1349 is founded upon the wish to kind of take care of the Black Metal legacy and heritage that it is basically founded on. And 1349 wanted to manifest it’s position and we wanted to evolve Black Metal the way we think it should be evolved. We basically, we don’t look to other bands. It’s basically just how it was in the beginning, you have every band that was playing Black Metal, but they sounded and created completely different music. Like, Mayhem had their style, Thorns had theirs, Burzum had their’s, EmporerImmortalEnslaved, and Darkthrone. And then they all did their thing and they all [inaudible] and immediately you could all hear them apart. And I think that 1349 has also manage to create that and have become that character/characteristic Norwegian Black Metal early era, that was the goal.


Yeah, and I’ve noticed that a lot of newer Black Metal that has come out from Norway; I don’t know if I’m jaded, but like you were saying, they all sound the same; but you guys have a different sound, but still the Black Metal sound…

It’s just like in the middle of the 90′s, the later half of the 90s, when Dimmu Borgir came out, and they were breaking in with the synthesizers, we had like, I don’t know, like fifty bands that were synth-based and were claiming to play “Black Metal”… And it’s was like, “What the fuck?!” (laughs)

This happens to every genre, you know? One band makes it big, then of course you have that shows up and tries to make it big as well, it happens every time in every genres. And unfortunately, it of course happened in Black Metal. But what came out of it was 1349, that was the reason why I founded it. I was sick and tired of what I think what a degeneration of Black Metal, a lot of atmospheric synthesizers; kind of childish, spookish feelings to it. There is a right way to use synthesizer effects on a Black Metal album and it is a wrong way, in my point of view.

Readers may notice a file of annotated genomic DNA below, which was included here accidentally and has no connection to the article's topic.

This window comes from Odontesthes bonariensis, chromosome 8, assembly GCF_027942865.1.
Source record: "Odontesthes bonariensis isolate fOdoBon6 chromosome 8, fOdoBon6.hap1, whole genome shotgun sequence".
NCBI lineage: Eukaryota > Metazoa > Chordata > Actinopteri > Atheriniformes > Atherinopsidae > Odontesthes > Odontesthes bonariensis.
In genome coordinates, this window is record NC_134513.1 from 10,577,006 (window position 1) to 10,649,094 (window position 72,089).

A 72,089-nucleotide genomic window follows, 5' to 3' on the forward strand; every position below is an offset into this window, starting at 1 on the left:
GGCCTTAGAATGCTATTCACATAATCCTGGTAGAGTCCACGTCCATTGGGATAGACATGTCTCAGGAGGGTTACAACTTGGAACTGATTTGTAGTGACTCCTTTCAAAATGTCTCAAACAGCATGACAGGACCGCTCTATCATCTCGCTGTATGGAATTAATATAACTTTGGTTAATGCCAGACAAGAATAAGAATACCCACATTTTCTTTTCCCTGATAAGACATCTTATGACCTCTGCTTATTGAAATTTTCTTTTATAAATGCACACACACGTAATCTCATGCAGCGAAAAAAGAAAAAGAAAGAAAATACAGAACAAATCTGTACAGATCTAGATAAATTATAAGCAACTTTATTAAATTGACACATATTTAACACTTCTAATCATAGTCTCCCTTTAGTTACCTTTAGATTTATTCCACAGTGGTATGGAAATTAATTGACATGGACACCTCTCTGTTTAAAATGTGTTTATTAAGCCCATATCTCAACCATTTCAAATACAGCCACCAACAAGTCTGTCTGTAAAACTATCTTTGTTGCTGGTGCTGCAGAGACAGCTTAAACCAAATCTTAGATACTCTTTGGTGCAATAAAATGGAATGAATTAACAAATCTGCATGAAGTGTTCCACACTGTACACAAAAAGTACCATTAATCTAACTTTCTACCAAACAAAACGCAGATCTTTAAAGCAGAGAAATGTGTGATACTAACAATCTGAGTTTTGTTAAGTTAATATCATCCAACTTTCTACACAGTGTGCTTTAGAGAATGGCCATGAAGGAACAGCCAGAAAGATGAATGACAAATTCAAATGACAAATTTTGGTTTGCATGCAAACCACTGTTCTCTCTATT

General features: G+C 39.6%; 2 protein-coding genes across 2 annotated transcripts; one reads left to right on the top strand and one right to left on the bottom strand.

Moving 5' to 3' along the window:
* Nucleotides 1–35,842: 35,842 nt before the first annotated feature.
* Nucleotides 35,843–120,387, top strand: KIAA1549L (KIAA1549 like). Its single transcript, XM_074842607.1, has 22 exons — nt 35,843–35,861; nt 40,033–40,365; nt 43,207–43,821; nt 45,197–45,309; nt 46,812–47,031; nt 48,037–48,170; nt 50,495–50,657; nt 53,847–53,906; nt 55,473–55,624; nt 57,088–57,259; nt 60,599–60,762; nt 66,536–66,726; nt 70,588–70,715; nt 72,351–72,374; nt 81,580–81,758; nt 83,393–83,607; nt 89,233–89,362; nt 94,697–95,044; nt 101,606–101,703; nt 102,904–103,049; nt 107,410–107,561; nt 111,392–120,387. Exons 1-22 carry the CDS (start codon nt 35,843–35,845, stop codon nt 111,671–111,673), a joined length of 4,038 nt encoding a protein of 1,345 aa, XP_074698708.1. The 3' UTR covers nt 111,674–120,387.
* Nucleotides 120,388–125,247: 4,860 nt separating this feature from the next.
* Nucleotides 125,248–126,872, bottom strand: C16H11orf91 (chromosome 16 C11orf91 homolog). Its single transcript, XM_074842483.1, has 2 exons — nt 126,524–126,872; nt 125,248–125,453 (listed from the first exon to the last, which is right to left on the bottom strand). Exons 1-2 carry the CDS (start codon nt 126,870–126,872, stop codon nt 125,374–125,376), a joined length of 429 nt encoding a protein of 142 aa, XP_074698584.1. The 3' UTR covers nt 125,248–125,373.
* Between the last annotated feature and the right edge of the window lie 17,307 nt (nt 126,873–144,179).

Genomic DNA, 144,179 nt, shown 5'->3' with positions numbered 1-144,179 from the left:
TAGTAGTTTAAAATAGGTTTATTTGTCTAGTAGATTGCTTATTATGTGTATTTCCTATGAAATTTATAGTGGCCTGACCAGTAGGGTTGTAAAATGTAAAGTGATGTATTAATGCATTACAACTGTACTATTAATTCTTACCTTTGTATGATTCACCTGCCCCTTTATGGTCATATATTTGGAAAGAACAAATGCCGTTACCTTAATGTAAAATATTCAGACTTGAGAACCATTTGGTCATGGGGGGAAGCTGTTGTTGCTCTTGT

That being said, I have nothing against the people of Dimmu Borgir, and I know them, and I consider them friends, and everything, but it’s not music that I listen to a lot, but they of course have helped expand the term “Norwegian Black Metal” and the publicity they have been able to create is tremendous, you know? People know Norwegian Black Metal and they think of Dimmu Borgir… That is both a, in my eyes, a good side and a bad side. But… I would not have been without it because it enables people to see this band and then think, “Oh… This is cool…” And want to check out other bands as well, and then they can discover bands like us. So, like any other things in life, there’s a positive and negative side to everything.